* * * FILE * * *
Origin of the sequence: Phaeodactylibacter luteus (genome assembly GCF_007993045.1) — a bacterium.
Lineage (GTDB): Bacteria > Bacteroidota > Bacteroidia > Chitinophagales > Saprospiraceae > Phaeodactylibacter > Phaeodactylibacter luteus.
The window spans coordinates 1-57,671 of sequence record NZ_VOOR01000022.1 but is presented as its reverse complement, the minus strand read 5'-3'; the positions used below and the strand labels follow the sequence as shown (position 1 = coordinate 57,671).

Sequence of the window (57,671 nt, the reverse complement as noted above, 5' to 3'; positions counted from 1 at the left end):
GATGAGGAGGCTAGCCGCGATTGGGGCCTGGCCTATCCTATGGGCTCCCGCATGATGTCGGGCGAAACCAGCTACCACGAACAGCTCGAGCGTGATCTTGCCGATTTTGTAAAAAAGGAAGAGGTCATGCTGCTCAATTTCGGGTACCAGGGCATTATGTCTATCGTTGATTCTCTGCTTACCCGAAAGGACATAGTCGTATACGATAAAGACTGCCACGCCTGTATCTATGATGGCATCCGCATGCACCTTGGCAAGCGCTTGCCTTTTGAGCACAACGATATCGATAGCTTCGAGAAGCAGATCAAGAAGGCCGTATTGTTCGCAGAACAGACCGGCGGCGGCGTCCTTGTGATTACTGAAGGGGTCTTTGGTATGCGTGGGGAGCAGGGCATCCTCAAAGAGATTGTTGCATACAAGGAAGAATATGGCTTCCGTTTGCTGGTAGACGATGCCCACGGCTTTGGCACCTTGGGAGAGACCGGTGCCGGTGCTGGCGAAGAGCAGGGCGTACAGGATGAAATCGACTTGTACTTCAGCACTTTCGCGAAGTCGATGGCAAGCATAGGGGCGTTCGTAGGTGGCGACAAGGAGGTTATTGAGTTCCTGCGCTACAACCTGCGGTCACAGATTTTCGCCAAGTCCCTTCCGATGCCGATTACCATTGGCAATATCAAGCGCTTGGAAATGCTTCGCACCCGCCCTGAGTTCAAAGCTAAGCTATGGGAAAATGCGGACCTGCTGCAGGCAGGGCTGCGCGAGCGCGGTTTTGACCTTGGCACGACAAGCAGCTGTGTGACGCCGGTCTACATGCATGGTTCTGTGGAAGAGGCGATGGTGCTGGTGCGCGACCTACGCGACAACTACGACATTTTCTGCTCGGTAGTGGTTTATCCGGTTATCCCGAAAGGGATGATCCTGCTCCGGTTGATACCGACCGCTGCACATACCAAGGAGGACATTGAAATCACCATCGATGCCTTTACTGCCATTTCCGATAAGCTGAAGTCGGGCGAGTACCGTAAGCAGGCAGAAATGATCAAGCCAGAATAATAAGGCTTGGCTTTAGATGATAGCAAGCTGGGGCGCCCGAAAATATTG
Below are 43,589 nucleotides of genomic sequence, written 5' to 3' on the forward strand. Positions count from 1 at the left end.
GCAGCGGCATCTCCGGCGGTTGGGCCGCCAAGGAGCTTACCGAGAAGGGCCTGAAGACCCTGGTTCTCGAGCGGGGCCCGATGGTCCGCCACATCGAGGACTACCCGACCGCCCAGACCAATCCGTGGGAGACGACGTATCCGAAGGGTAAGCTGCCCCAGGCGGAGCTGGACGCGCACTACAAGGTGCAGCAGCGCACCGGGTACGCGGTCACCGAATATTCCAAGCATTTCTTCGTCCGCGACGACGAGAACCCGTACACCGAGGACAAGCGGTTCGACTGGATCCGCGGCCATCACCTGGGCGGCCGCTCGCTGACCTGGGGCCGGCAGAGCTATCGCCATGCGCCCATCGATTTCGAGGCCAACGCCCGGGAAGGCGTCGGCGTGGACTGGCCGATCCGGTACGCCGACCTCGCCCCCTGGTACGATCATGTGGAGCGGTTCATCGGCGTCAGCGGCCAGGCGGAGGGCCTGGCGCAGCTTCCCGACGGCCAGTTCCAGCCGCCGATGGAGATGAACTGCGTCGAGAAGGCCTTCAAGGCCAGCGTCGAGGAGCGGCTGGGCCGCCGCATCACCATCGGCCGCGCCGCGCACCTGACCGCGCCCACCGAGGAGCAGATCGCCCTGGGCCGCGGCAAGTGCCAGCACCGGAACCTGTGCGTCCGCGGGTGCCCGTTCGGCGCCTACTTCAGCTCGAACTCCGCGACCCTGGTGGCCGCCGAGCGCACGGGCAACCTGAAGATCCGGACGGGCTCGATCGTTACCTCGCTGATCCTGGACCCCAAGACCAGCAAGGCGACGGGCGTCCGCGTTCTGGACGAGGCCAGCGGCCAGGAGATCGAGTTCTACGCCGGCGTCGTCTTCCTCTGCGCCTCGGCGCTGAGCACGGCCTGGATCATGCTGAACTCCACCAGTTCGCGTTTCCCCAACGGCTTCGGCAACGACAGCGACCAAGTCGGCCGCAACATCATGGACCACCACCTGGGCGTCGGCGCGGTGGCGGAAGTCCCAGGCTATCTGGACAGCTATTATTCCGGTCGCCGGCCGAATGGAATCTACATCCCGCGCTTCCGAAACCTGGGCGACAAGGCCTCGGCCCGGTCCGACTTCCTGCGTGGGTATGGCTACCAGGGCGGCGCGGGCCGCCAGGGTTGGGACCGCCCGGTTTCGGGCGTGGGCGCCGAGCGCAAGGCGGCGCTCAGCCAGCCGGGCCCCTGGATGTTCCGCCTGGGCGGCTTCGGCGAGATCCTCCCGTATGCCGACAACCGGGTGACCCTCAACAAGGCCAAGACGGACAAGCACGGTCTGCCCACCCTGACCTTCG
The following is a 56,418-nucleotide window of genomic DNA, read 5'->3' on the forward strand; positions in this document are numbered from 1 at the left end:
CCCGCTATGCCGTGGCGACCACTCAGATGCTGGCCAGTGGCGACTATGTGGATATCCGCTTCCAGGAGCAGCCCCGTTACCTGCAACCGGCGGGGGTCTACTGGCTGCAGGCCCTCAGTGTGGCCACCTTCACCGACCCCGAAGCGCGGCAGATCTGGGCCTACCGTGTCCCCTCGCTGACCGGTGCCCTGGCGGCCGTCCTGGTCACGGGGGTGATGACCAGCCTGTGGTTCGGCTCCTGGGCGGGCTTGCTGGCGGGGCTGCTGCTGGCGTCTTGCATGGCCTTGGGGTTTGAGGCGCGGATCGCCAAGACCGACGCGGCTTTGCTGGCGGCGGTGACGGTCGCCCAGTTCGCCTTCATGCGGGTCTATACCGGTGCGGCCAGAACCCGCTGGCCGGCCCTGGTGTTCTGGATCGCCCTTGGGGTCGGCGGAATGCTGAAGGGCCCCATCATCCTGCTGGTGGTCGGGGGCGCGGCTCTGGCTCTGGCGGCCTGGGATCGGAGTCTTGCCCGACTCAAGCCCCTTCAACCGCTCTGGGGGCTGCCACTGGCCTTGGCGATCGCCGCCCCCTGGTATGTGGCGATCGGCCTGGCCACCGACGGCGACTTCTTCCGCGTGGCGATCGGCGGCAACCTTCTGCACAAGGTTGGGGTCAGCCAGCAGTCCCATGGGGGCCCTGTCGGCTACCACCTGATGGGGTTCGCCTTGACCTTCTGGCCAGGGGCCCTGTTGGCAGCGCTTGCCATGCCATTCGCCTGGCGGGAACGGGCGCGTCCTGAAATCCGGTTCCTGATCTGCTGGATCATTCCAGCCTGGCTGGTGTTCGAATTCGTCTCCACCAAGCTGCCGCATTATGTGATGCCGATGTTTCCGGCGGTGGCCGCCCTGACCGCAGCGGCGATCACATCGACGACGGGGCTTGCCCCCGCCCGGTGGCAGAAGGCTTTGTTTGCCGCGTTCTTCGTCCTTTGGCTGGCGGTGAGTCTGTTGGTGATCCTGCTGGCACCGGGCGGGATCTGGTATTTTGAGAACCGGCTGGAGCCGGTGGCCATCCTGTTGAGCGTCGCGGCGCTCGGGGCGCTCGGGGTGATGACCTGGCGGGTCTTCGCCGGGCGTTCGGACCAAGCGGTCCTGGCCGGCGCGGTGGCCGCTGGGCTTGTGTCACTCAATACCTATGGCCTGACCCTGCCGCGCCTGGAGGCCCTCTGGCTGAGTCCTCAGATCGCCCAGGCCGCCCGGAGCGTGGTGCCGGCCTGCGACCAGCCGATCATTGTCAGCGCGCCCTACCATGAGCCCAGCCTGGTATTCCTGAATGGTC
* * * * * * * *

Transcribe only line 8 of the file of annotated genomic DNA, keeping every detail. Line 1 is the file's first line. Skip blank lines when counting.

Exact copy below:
The following is a 56,418-nucleotide window of genomic DNA, read 5'->3' on the forward strand; positions in this document are numbered from 1 at the left end: